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By Mass Communication Specialist 2nd Cameron Edy
On Sept. 4th, 1967, Father Vincent Capodanno, a Navy Lt. and chaplain, was dying. After an extension request to the jungles of Vietnam, the catholic priest, attached to the 5th Marine Regiment’s 3rd Battalion, was caught in a firefight.
He embraced the chaos – running headfirst into gunfire and exploding mortar rounds, shredding his legs and part of his hand as he administered first aid and the sacrament of last rites to several wounded and dead Marines. He continued on, and the last Marine he aided later recalled his words: “Stay quiet Marine. You will be ok. Someone will be here to help you soon. God is with us all this day.”
Following these words, the “Grunt Padre” went to tend an injured Navy Hospital Corpsman, where he was gunned down while shielding the medic from assault. He was posthumously awarded the Medal of Honor for his sacrifice.
Capodanno, a New York native, was born to an immigrant father and an Italian-American mother. His father was a native of Gaeta – a short drive from the headquarters of U.S. Naval Forces Europe-Africa (NAVEUR-NAVAF), and the primary home of the Blue Ridge-class command and control ship, USS Mount Whitney (LCC 20) – U.S. Sixth Fleet’s flagship. On Tuesday, Sept. 6, 2022, fifty-five years after Capodanno’s final sacrifice, leadership from Mount Whitney, NAVEUR-NAVAF’s Navy band, Cristian Leccese, Gaeta’s mayor, Archbishop Luigi Vari, and members of the Association of Vincent Capodanno came together to commemorate his sacrifice, and the foundational role he played in U.S. and Italian history.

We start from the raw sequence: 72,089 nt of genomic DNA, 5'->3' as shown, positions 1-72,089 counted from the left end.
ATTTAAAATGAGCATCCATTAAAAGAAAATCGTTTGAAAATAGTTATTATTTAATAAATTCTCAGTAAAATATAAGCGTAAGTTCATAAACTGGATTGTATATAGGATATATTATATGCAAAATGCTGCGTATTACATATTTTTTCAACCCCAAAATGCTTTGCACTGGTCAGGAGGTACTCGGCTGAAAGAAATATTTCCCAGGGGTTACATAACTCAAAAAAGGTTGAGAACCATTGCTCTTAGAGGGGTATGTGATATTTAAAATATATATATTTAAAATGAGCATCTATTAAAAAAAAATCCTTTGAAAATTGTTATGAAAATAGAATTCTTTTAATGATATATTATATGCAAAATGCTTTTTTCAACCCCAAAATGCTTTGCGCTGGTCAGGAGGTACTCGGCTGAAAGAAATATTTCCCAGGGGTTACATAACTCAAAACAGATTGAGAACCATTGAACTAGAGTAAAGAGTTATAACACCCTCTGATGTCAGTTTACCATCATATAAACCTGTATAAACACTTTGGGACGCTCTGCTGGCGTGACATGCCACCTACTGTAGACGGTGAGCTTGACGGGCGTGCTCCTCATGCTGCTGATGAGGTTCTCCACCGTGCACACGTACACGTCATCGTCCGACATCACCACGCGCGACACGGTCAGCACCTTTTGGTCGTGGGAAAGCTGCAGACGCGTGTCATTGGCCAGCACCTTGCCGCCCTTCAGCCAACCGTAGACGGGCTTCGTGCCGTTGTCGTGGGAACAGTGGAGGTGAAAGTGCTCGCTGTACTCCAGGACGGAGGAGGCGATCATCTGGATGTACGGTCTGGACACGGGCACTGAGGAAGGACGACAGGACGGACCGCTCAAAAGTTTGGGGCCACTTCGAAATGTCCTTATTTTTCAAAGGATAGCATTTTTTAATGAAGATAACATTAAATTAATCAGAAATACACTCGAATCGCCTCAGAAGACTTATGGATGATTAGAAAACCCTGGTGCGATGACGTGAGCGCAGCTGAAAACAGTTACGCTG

“As the commanding officer of the Mount Whitney, I am honored to commemorate Father Capodanno with the help of the city hall,” said Capt. Dan Prochazka, USS Mount Whitney commanding officer. “Mount Whitney has been very busy this year as part of NATO’s security and stability efforts… Though we have been gone, we carried on the legacy of Father Capodanno by connecting with the people in our community which we serve.”
The crew of Mount Whitney considers Gaeta home, opening up the ship to members of the city and community while in-port, and relying on their families to build relationships with Gaeta’s Italian residents while the ship is at-sea.
“This is our home, the home of Mount Whitney,” said Prochazka. “We are committed to being contributing members of our community, just like Father Capodanno faithfully committed himself to his Marines and Sailors.”
The event saw speeches by several attendees, a hand salute by a Mount Whitney military contingent, and a rendition of Taps played by the NAVEUR-NAVAF band. In addition, during a recitation of his Medal of Honor citation, Prochazka and Leccese laid a wreath on Capodanno’s memorial site while Archbishop Vari blessed the procession. This was followed by a benediction from the Mount Whitney chaplain, Lt. Cmdr. Dru Nelson.
“Lt. Capodanno’s actions emulate and remind us of the timeless words spoken so many years ago,” said Nelson. “They teach us that there is no greater love than that which is sacrificial: that which causes a man to be willing to lay down his own life for the life of a friend.”
Mount Whitney is the U.S. Sixth Fleet flagship, homeported in Gaeta, Italy, and operates with a combined crew of U.S. Sailors and Military Sealift Command civil service mariners.